What are career goals, and why do you need them?
It’s a valid question. After all, we all know at least one person who has wound up being incredibly successful in their careers just by chance. But whether your ambitions are certain or uncertain, conceptual or specific, identifying them in the first instance plays a very important role in career planning.
Incredibly, for most people, identifying their goals in the first instance presents one of the bigger challenges. We meet so many people who are disorientated and unhappy in their careers, but are unsure as to why and don’t know how to get out of a rut. Similarly, many Candidates want to leave their roles believing that the issue is their boss, or team, or company - only to accept the same job somewhere else and realise the problem is the job itself.
To gain clarity in your career ambitions, start by really thinking about the next 2, 3 and 5 years and where you’d like to be then. Where do you picture yourself? What will it take to create a happier version of you? Once you visualise where you want to be, you can start to think about the building blocks to get there.
We recently met a Candidate called Stephanie*. She was fairly early in her career and had worked for the same business since University. She had started as a Receptionist for this highly esteemed professional services firm, and worked her way up to be a Team Assistant, and then a PA. When we met her she was Personal Assistant to two senior executives. She’d spent five years in the same firm and felt it was time to make the next step. Stephanie knew exactly what she wanted from her career.
Even before she’d graduated, she identified her career goal to be an EA to a CEO before she turned 30. She visualised exactly what the team would be like, the travel possibilities in that role, the money she’d earn, and the kinds of projects she’d work on. Her decision to go into the professional services firm had been a deliberate one on her part, and was her first step to securing her ultimate goal.
Your career goals should certainly present challenges but, equally, make sure they’re realistic. For example, it’s highly unlikely you’ll be leading and managing a team within the first few years of your career.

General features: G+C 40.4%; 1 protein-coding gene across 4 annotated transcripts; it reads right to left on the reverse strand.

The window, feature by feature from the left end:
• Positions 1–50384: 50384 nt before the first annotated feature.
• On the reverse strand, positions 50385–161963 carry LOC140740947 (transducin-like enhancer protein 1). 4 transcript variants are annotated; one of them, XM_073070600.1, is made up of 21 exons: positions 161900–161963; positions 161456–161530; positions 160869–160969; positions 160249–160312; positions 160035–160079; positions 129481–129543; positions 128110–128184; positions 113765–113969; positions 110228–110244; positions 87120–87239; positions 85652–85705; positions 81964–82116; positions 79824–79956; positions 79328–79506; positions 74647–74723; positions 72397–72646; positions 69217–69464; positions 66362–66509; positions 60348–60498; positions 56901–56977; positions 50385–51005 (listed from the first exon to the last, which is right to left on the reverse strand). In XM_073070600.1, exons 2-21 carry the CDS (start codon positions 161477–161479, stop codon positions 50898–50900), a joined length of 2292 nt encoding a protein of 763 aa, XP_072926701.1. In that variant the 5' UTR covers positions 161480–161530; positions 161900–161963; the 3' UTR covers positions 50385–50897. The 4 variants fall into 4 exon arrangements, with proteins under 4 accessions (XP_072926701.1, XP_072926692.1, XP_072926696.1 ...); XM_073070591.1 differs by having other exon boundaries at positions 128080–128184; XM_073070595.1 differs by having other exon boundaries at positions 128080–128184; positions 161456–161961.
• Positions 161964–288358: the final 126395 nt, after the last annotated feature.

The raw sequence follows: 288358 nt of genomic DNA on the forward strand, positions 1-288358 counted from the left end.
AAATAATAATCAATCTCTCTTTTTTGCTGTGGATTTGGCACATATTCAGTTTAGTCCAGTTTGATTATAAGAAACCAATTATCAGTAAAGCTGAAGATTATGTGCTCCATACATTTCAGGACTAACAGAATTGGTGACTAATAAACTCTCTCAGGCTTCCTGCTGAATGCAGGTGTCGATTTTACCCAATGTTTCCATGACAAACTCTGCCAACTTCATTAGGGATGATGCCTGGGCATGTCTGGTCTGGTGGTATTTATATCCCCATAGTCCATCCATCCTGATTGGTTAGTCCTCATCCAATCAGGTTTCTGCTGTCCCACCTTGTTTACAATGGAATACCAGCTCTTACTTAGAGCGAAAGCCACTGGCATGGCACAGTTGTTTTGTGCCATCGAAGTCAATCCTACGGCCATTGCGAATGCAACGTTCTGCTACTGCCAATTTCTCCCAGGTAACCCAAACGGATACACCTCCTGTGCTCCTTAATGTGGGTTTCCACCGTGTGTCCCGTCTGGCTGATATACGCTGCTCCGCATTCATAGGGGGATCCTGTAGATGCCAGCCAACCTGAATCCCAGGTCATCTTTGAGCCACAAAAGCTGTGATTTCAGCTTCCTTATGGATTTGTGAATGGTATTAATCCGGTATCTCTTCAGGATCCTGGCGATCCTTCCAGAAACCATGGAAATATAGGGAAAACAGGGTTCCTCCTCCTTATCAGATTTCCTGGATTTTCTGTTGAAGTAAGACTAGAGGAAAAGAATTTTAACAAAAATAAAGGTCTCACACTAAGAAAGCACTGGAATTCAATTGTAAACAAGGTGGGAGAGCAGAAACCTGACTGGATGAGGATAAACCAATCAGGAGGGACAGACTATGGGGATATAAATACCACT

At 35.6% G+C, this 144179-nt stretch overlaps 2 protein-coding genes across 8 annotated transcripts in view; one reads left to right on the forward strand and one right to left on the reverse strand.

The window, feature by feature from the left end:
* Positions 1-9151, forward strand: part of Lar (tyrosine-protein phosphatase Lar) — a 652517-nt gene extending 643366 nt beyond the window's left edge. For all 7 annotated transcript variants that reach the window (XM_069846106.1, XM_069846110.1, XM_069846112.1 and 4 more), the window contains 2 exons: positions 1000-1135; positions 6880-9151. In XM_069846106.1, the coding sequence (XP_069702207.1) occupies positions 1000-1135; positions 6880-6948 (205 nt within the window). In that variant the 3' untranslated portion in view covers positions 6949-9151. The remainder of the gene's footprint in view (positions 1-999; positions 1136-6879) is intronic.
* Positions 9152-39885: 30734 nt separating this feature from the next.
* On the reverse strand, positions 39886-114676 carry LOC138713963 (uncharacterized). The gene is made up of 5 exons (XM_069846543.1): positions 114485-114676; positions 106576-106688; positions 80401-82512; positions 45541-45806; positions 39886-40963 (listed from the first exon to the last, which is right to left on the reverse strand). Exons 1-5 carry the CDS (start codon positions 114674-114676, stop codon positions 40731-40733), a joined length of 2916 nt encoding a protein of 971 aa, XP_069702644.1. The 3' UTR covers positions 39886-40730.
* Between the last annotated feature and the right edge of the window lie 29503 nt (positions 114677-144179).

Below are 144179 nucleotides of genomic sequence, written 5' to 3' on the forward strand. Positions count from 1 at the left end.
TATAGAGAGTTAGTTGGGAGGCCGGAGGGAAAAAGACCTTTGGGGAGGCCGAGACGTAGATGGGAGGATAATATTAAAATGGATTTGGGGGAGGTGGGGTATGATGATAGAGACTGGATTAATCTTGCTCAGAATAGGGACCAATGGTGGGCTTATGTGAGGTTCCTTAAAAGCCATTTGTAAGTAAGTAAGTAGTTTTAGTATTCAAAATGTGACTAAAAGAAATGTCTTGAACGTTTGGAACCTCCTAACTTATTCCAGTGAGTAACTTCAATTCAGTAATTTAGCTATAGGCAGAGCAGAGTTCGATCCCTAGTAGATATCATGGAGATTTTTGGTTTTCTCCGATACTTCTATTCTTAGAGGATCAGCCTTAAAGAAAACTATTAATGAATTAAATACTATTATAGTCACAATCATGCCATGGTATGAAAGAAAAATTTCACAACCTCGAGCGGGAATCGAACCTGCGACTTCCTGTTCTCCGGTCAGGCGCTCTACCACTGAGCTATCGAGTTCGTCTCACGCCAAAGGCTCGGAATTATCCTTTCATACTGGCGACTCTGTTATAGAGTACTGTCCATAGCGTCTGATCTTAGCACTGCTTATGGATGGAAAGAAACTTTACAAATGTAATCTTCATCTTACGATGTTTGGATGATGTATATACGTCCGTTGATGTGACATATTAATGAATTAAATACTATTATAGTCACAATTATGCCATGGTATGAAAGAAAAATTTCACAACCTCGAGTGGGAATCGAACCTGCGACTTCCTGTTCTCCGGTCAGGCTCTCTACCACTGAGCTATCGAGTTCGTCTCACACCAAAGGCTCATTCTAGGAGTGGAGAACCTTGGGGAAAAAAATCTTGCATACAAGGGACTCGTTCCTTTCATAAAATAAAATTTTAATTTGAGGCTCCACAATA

Stephanie knew that to reach her career goal, she would need to work for an esteemed firm and progress up the ladder there. She did her research by speaking to people about her ambitions, surrounded herself by those she could learn from and took additional courses within the business to improve her skillset and acquire the right knowledge she’d need to progress.
Don’t lose patience
Achieving your goals takes patience and a willingness to make a change over the long-term. You’ve probably heard Einstein’s saying, ‘the definition of insanity is doing something over and over again and expecting the same result’. Don’t complain about your state of affairs without taking action. Similarly, don’t expect things to change overnight. It will take time, probably a considerable amount of time.
Stephanie identified a few mentors along the way that she knew would be able to give her honest and valuable feedback. By committing to meeting them on a regular basis, she became accountable for her own progress. She also broke down her ambitions into bite size portions, for example taking extra training, networking, or achieving good feedback in her appraisals.
By sharing her progress with her mentors, they could then suggest tweaks to her action points which enabled her to stay on track. Subsequently, she stayed motivated and gained a valuable sense of accomplishment along the way too.
We successfully placed Stephanie in a role that – we believe – is one step away from her ultimate career goal. She should get there before her 30th birthday and we can’t wait to see where it takes her!
*not real name